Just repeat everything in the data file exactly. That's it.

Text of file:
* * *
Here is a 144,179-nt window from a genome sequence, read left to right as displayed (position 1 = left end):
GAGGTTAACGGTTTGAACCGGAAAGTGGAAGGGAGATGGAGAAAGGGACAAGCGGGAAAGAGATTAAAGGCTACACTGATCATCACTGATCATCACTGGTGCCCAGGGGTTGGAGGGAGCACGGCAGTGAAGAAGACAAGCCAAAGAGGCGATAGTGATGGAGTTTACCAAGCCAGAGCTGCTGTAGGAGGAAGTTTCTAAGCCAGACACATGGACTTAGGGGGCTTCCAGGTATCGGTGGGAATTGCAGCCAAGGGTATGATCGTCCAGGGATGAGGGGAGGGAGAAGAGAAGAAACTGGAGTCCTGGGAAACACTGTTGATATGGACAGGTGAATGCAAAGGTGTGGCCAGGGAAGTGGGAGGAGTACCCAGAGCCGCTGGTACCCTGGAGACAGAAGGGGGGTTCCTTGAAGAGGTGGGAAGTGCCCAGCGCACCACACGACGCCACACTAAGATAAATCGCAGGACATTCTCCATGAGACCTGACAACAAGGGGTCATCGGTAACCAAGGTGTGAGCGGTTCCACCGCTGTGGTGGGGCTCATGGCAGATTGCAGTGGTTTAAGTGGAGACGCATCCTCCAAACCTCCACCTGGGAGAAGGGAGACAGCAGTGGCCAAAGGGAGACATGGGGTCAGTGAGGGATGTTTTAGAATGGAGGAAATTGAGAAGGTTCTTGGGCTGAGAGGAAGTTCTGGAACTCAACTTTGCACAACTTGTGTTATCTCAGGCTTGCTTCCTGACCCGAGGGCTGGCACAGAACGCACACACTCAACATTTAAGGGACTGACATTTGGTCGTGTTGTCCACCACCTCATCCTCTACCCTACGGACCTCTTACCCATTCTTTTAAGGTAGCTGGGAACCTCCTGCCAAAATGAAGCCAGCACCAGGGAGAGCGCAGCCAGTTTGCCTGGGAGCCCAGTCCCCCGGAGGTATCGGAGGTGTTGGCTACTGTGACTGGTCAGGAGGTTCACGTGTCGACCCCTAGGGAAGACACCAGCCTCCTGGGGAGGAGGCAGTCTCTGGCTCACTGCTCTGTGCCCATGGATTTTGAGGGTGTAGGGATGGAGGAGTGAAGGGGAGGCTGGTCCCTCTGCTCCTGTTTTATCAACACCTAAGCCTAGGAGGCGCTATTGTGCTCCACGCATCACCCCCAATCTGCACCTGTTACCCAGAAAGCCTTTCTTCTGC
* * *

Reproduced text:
Here is a 144,179-nt window from a genome sequence, read left to right as displayed (position 1 = left end):
GAGGTTAACGGTTTGAACCGGAAAGTGGAAGGGAGATGGAGAAAGGGACAAGCGGGAAAGAGATTAAAGGCTACACTGATCATCACTGATCATCACTGGTGCCCAGGGGTTGGAGGGAGCACGGCAGTGAAGAAGACAAGCCAAAGAGGCGATAGTGATGGAGTTTACCAAGCCAGAGCTGCTGTAGGAGGAAGTTTCTAAGCCAGACACATGGACTTAGGGGGCTTCCAGGTATCGGTGGGAATTGCAGCCAAGGGTATGATCGTCCAGGGATGAGGGGAGGGAGAAGAGAAGAAACTGGAGTCCTGGGAAACACTGTTGATATGGACAGGTGAATGCAAAGGTGTGGCCAGGGAAGTGGGAGGAGTACCCAGAGCCGCTGGTACCCTGGAGACAGAAGGGGGGTTCCTTGAAGAGGTGGGAAGTGCCCAGCGCACCACACGACGCCACACTAAGATAAATCGCAGGACATTCTCCATGAGACCTGACAACAAGGGGTCATCGGTAACCAAGGTGTGAGCGGTTCCACCGCTGTGGTGGGGCTCATGGCAGATTGCAGTGGTTTAAGTGGAGACGCATCCTCCAAACCTCCACCTGGGAGAAGGGAGACAGCAGTGGCCAAAGGGAGACATGGGGTCAGTGAGGGATGTTTTAGAATGGAGGAAATTGAGAAGGTTCTTGGGCTGAGAGGAAGTTCTGGAACTCAACTTTGCACAACTTGTGTTATCTCAGGCTTGCTTCCTGACCCGAGGGCTGGCACAGAACGCACACACTCAACATTTAAGGGACTGACATTTGGTCGTGTTGTCCACCACCTCATCCTCTACCCTACGGACCTCTTACCCATTCTTTTAAGGTAGCTGGGAACCTCCTGCCAAAATGAAGCCAGCACCAGGGAGAGCGCAGCCAGTTTGCCTGGGAGCCCAGTCCCCCGGAGGTATCGGAGGTGTTGGCTACTGTGACTGGTCAGGAGGTTCACGTGTCGACCCCTAGGGAAGACACCAGCCTCCTGGGGAGGAGGCAGTCTCTGGCTCACTGCTCTGTGCCCATGGATTTTGAGGGTGTAGGGATGGAGGAGTGAAGGGGAGGCTGGTCCCTCTGCTCCTGTTTTATCAACACCTAAGCCTAGGAGGCGCTATTGTGCTCCACGCATCACCCCCAATCTGCACCTGTTACCCAGAAAGCCTTTCTTCTGC